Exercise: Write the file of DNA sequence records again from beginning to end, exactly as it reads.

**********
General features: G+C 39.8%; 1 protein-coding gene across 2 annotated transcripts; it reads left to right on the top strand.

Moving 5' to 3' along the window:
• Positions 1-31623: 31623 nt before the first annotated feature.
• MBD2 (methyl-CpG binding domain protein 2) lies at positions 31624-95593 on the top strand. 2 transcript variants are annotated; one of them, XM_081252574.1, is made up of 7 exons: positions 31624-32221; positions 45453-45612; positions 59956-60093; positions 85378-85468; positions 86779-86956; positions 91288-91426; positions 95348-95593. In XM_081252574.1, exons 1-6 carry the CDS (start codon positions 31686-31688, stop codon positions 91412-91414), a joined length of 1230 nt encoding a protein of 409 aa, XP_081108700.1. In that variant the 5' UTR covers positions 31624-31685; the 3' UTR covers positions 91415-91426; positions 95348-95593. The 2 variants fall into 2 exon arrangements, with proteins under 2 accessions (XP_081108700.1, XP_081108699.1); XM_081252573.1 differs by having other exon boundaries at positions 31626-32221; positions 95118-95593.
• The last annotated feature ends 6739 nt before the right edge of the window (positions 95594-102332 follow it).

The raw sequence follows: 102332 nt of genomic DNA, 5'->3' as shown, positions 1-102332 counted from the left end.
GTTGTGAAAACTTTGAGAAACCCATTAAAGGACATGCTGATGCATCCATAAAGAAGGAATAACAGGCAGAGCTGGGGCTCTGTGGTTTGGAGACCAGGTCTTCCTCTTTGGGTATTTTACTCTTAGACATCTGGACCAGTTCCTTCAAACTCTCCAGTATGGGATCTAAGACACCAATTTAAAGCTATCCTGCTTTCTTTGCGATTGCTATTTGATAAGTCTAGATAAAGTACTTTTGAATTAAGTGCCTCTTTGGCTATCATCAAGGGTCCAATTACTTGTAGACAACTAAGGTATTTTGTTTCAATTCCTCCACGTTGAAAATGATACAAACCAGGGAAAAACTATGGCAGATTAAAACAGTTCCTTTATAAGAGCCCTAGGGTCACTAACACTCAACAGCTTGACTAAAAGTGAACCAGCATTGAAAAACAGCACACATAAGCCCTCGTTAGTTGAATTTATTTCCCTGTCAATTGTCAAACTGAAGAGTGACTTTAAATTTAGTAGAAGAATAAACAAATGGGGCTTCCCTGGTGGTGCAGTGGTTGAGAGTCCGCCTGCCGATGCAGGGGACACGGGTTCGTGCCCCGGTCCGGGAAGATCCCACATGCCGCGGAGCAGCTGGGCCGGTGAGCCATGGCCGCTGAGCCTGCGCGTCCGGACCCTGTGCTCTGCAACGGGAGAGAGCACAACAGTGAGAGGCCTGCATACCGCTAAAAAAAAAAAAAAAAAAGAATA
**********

General features: G+C 39.8%; 1 protein-coding gene across 2 annotated transcripts; it reads left to right on the top strand.

Moving 5' to 3' along the window:
• Positions 1-31623: 31623 nt before the first annotated feature.
• MBD2 (methyl-CpG binding domain protein 2) lies at positions 31624-95593 on the top strand. 2 transcript variants are annotated; one of them, XM_081252574.1, is made up of 7 exons: positions 31624-32221; positions 45453-45612; positions 59956-60093; positions 85378-85468; positions 86779-86956; positions 91288-91426; positions 95348-95593. In XM_081252574.1, exons 1-6 carry the CDS (start codon positions 31686-31688, stop codon positions 91412-91414), a joined length of 1230 nt encoding a protein of 409 aa, XP_081108700.1. In that variant the 5' UTR covers positions 31624-31685; the 3' UTR covers positions 91415-91426; positions 95348-95593. The 2 variants fall into 2 exon arrangements, with proteins under 2 accessions (XP_081108700.1, XP_081108699.1); XM_081252573.1 differs by having other exon boundaries at positions 31626-32221; positions 95118-95593.
• The last annotated feature ends 6739 nt before the right edge of the window (positions 95594-102332 follow it).

The raw sequence follows: 102332 nt of genomic DNA, 5'->3' as shown, positions 1-102332 counted from the left end.
GTTGTGAAAACTTTGAGAAACCCATTAAAGGACATGCTGATGCATCCATAAAGAAGGAATAACAGGCAGAGCTGGGGCTCTGTGGTTTGGAGACCAGGTCTTCCTCTTTGGGTATTTTACTCTTAGACATCTGGACCAGTTCCTTCAAACTCTCCAGTATGGGATCTAAGACACCAATTTAAAGCTATCCTGCTTTCTTTGCGATTGCTATTTGATAAGTCTAGATAAAGTACTTTTGAATTAAGTGCCTCTTTGGCTATCATCAAGGGTCCAATTACTTGTAGACAACTAAGGTATTTTGTTTCAATTCCTCCACGTTGAAAATGATACAAACCAGGGAAAAACTATGGCAGATTAAAACAGTTCCTTTATAAGAGCCCTAGGGTCACTAACACTCAACAGCTTGACTAAAAGTGAACCAGCATTGAAAAACAGCACACATAAGCCCTCGTTAGTTGAATTTATTTCCCTGTCAATTGTCAAACTGAAGAGTGACTTTAAATTTAGTAGAAGAATAAACAAATGGGGCTTCCCTGGTGGTGCAGTGGTTGAGAGTCCGCCTGCCGATGCAGGGGACACGGGTTCGTGCCCCGGTCCGGGAAGATCCCACATGCCGCGGAGCAGCTGGGCCGGTGAGCCATGGCCGCTGAGCCTGCGCGTCCGGACCCTGTGCTCTGCAACGGGAGAGAGCACAACAGTGAGAGGCCTGCATACCGCTAAAAAAAAAAAAAAAAAAGAATA